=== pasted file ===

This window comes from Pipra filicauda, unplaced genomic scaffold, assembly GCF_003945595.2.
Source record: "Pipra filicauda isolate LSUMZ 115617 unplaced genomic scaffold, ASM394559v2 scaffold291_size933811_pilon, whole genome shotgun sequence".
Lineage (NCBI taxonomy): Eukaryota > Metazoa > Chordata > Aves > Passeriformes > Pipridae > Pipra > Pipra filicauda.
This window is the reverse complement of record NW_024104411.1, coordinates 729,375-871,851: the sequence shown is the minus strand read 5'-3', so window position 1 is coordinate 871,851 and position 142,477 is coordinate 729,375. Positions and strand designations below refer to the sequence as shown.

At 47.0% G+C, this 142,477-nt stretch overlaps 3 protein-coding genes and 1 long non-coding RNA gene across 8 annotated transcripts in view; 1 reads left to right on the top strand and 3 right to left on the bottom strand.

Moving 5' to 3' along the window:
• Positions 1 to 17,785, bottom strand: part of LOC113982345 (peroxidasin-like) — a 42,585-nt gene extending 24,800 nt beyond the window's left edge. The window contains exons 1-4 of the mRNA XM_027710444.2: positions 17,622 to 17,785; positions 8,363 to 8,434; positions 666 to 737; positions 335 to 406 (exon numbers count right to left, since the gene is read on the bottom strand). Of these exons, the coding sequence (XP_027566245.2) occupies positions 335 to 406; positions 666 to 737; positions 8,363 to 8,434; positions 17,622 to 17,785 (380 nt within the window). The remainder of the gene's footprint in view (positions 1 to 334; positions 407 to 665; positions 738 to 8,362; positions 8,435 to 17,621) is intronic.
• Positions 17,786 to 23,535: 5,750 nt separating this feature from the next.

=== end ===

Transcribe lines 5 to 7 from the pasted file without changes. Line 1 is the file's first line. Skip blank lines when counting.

At 47.0% G+C, this 142,477-nt stretch overlaps 3 protein-coding genes and 1 long non-coding RNA gene across 8 annotated transcripts in view; 1 reads left to right on the top strand and 3 right to left on the bottom strand.

Moving 5' to 3' along the window:
• Positions 1 to 17,785, bottom strand: part of LOC113982345 (peroxidasin-like) — a 42,585-nt gene extending 24,800 nt beyond the window's left edge. The window contains exons 1-4 of the mRNA XM_027710444.2: positions 17,622 to 17,785; positions 8,363 to 8,434; positions 666 to 737; positions 335 to 406 (exon numbers count right to left, since the gene is read on the bottom strand). Of these exons, the coding sequence (XP_027566245.2) occupies positions 335 to 406; positions 666 to 737; positions 8,363 to 8,434; positions 17,622 to 17,785 (380 nt within the window). The remainder of the gene's footprint in view (positions 1 to 334; positions 407 to 665; positions 738 to 8,362; positions 8,435 to 17,621) is intronic.